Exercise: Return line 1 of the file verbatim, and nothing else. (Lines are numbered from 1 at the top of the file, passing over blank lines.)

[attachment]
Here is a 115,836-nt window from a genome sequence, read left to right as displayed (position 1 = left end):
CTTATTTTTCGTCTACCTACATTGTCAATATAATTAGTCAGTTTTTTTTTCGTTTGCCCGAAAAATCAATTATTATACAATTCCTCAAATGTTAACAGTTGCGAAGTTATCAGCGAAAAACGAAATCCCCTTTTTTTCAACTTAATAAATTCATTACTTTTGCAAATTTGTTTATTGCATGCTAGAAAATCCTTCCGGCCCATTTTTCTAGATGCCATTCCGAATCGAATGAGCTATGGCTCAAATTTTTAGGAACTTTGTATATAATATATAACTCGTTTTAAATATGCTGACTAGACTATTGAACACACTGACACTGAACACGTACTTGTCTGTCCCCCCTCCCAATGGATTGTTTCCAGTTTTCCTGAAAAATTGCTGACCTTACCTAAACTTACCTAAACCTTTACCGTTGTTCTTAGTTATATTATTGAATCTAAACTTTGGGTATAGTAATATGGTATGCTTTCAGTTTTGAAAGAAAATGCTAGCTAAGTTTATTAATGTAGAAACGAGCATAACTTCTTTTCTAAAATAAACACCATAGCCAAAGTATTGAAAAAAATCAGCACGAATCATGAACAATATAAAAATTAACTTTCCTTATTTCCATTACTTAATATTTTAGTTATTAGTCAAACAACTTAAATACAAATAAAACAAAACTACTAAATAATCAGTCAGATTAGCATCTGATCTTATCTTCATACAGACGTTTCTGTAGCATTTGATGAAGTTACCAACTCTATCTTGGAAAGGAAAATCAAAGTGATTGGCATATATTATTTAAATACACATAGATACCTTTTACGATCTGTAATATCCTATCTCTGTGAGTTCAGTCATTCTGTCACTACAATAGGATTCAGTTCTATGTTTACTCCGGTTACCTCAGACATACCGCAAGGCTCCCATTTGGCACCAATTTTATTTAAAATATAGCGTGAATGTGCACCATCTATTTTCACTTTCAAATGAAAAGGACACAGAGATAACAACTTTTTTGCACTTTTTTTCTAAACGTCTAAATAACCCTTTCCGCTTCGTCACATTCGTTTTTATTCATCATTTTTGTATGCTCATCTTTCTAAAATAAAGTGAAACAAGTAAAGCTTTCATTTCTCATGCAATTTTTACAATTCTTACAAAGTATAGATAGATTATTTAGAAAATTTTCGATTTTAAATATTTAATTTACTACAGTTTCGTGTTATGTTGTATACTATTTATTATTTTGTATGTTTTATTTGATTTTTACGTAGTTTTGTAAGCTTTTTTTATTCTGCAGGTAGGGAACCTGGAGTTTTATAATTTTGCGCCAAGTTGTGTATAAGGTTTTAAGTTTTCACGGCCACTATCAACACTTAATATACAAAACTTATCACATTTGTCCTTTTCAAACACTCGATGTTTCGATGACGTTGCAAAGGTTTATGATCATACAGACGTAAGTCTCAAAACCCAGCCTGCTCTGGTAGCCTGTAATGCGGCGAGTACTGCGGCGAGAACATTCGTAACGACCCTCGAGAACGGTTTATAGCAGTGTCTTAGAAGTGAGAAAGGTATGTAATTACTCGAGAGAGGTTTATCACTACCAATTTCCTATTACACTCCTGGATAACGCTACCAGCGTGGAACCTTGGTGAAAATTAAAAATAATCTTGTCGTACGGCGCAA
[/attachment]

Here is a 115,836-nt window from a genome sequence, read left to right as displayed (position 1 = left end):